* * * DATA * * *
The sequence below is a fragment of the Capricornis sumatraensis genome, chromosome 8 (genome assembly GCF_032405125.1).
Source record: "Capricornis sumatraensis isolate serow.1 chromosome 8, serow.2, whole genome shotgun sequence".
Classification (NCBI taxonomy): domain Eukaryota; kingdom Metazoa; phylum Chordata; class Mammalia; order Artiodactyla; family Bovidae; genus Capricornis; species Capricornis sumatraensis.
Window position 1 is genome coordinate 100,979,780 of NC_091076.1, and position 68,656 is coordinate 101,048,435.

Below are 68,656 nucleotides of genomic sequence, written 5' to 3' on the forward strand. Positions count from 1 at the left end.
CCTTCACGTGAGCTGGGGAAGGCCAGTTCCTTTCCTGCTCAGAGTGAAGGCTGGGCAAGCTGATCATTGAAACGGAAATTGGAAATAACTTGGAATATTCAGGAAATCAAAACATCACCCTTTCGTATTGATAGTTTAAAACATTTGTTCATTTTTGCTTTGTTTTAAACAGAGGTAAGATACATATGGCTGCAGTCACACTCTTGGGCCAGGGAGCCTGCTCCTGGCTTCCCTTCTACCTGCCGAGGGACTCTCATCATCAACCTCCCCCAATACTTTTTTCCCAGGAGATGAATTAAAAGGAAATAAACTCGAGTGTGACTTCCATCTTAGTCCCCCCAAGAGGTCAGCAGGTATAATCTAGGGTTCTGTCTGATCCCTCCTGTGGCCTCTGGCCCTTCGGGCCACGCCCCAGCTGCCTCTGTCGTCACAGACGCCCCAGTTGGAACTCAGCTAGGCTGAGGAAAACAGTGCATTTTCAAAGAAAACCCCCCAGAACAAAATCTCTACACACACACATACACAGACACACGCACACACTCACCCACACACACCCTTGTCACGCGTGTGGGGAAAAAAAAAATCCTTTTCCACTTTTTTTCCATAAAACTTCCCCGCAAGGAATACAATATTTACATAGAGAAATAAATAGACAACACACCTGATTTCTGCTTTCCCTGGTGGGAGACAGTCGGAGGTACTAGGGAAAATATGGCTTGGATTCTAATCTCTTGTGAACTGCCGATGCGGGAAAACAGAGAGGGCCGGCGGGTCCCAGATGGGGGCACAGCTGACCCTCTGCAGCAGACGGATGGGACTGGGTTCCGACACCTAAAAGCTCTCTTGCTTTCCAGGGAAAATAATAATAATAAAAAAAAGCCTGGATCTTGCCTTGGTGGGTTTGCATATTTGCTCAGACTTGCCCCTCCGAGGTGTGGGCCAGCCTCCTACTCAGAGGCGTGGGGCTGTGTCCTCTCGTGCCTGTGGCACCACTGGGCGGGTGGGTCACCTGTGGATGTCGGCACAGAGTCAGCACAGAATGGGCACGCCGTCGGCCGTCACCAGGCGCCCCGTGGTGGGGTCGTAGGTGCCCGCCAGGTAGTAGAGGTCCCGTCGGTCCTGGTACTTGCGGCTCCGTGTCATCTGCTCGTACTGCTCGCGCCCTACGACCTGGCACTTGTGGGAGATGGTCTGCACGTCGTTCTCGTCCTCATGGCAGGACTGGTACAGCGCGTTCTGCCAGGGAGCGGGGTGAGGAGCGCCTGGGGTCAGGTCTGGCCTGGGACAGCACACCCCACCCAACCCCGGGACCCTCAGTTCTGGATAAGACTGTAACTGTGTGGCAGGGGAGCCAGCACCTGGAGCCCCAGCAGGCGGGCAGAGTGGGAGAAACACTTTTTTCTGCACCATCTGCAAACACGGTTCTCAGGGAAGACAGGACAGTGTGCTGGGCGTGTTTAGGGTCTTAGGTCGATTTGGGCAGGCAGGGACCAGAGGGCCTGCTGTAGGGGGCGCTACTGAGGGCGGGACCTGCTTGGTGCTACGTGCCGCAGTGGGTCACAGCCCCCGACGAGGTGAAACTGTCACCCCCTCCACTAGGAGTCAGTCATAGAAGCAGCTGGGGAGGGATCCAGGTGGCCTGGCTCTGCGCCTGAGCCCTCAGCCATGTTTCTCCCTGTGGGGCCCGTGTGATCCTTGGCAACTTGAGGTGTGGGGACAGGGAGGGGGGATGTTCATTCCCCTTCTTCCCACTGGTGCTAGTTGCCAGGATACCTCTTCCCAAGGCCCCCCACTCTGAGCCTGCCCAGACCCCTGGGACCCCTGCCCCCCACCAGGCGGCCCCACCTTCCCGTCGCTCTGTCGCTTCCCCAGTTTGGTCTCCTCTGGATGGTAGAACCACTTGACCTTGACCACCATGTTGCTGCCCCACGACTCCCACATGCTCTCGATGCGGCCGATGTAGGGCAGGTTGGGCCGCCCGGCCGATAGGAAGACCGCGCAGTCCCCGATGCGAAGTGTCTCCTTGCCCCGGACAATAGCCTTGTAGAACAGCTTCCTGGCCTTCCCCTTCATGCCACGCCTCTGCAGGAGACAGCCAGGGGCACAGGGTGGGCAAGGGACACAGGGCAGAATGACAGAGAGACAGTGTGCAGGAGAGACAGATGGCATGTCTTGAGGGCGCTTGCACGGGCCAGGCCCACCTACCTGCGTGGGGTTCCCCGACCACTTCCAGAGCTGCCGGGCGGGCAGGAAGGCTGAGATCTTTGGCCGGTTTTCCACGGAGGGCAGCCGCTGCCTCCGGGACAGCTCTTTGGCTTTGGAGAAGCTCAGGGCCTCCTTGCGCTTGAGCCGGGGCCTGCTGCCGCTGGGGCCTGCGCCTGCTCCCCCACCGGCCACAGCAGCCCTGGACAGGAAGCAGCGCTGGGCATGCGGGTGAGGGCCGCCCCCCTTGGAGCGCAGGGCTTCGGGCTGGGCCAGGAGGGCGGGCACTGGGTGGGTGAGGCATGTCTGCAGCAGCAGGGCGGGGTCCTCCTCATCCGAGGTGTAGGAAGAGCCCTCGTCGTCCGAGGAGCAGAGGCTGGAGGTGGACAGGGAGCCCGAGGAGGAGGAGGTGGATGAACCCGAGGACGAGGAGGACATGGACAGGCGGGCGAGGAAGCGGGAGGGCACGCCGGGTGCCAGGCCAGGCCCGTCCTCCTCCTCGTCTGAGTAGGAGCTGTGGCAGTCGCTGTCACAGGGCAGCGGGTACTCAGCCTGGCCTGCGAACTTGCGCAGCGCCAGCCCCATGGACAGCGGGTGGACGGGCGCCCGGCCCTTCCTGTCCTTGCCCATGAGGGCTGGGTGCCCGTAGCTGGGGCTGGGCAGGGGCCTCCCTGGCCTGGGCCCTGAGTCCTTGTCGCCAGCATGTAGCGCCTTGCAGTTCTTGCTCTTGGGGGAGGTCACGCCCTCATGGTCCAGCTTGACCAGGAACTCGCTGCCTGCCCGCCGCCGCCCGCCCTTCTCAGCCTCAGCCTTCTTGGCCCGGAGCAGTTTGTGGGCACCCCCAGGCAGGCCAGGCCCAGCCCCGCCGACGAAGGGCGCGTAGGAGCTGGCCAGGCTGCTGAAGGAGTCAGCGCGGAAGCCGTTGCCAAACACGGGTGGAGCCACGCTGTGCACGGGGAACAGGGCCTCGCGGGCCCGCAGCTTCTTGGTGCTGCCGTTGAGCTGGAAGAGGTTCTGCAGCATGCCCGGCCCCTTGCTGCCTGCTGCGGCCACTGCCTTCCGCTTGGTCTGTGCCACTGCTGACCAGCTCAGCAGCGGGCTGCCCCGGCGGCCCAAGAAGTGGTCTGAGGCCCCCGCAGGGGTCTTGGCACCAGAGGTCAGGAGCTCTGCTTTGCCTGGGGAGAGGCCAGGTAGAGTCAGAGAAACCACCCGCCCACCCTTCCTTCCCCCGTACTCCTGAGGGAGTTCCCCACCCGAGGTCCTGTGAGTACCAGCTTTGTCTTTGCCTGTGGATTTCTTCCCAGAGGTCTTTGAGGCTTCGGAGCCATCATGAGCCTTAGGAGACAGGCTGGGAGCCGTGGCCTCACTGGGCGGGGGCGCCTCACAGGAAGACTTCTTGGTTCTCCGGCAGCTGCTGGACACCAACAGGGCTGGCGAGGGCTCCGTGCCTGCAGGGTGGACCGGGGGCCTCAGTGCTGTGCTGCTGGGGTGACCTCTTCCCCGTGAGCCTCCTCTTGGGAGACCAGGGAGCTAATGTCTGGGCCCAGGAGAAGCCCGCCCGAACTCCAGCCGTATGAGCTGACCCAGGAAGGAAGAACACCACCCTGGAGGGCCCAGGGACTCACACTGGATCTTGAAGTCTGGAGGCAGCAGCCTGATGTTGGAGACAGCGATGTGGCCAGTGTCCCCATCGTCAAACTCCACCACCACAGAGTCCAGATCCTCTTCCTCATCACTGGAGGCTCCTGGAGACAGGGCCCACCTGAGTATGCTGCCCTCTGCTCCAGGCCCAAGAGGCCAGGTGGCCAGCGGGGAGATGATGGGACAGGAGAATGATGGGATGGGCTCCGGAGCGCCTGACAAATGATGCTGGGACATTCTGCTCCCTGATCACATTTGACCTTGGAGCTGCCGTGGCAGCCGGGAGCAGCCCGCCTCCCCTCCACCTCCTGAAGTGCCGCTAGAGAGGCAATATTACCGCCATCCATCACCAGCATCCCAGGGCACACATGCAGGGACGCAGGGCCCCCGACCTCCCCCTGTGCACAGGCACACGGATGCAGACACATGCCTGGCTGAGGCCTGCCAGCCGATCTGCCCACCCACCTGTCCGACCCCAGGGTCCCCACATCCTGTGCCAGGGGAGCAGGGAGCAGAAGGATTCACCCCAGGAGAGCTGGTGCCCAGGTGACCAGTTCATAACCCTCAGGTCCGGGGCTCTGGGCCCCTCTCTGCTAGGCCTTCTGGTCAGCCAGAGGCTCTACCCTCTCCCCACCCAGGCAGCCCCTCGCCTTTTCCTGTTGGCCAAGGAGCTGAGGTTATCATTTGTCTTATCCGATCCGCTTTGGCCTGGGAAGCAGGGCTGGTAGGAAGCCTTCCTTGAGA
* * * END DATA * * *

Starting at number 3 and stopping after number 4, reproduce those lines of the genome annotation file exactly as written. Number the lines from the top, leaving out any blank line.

Classification (NCBI taxonomy): domain Eukaryota; kingdom Metazoa; phylum Chordata; class Mammalia; order Artiodactyla; family Bovidae; genus Capricornis; species Capricornis sumatraensis.
Window position 1 is genome coordinate 100,979,780 of NC_091076.1, and position 68,656 is coordinate 101,048,435.